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Old 04-21-2008, 02:33 PM   #23
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I'm reading very intently, trying to commit to memory.
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Old 04-21-2008, 03:49 PM   #24
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Nice of you to do this for us all; the info explains things well. I have Rick Gallop's book 'THE GI DIET' to use as a basic guide. You are explaining the foods in more detail than the book with recipe ideas and tips, which are very helpful. THANKS, LINDA, it is very kind of you to take the time to do this ... ROSEBUD
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Old 04-21-2008, 04:30 PM   #25
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I agree with everyone else... awesome info. and THANK YOU!! for sharing this with us!
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Old 04-21-2008, 04:34 PM   #26
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Aww, Gee, thanks guys . . . . . . Everybody needs a hobby, guess this is mine right now.
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Old 04-21-2008, 05:00 PM   #27
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Meowee~~~~This board is so helpful! I can't thank you enough for starting this series on Magic Foods! Maybe it was the term "Magic" that got my attention! I noticed you are in Nova Scota! It is beautiful there! When I divorced after a 28 yr marriage (and never one vacation in all those years), the first thing I saved my money for was a real vacation. I stayed in Dartsmouth, visited Halifax (rode the Ferry!!!!!!!!!!!), Lawrencetown Beach and Peggy's Cove...oh yes and Wolfsville. I'll never forget the beauty all about me! Not to bad a trip for a MawMaw from Alabama I'd say! ~Peggy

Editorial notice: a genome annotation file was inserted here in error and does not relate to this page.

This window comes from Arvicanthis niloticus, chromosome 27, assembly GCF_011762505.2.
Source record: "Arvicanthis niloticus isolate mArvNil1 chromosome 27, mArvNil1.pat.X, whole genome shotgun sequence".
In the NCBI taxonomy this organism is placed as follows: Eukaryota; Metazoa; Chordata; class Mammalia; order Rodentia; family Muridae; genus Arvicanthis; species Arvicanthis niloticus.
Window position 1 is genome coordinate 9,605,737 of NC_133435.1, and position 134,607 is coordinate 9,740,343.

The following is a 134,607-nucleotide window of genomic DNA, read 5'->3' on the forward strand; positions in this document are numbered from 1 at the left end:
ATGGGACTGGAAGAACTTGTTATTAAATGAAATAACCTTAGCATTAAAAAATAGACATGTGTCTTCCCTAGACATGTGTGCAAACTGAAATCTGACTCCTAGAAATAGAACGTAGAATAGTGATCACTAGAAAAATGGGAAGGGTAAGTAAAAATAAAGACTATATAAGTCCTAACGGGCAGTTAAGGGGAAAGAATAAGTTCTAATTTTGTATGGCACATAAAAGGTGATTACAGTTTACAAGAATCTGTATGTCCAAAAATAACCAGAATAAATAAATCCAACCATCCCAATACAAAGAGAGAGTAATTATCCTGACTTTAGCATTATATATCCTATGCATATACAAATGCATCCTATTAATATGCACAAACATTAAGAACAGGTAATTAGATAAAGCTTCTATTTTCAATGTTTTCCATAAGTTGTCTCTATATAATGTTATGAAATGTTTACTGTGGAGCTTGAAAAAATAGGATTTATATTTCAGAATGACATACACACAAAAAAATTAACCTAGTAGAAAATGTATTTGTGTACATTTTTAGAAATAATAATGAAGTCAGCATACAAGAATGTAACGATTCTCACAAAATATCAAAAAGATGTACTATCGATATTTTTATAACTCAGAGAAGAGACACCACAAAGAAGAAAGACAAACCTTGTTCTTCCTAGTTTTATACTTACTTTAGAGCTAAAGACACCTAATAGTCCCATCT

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Old 04-21-2008, 05:10 PM   #28
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Oh wow . . . that was a great trip Peggy -- I Peggy's Cove. Actually, I've only lived down here for about 15 years, I'm originally from Toronto -- very different down here.
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Old 04-21-2008, 05:32 PM   #29
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Ohhhhhhh thank you!!! I had forgotten about barley!! I am going to pick some up on the way home tonight!!
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Old 04-21-2008, 05:35 PM   #30
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Good Girl . . . get regular Pot Barley if you can . . . it takes a little longer to cook but comes with all the fibre still with it. Pearl Barley is still healthy, but the Insoluble Fibre (the husks) has been removed.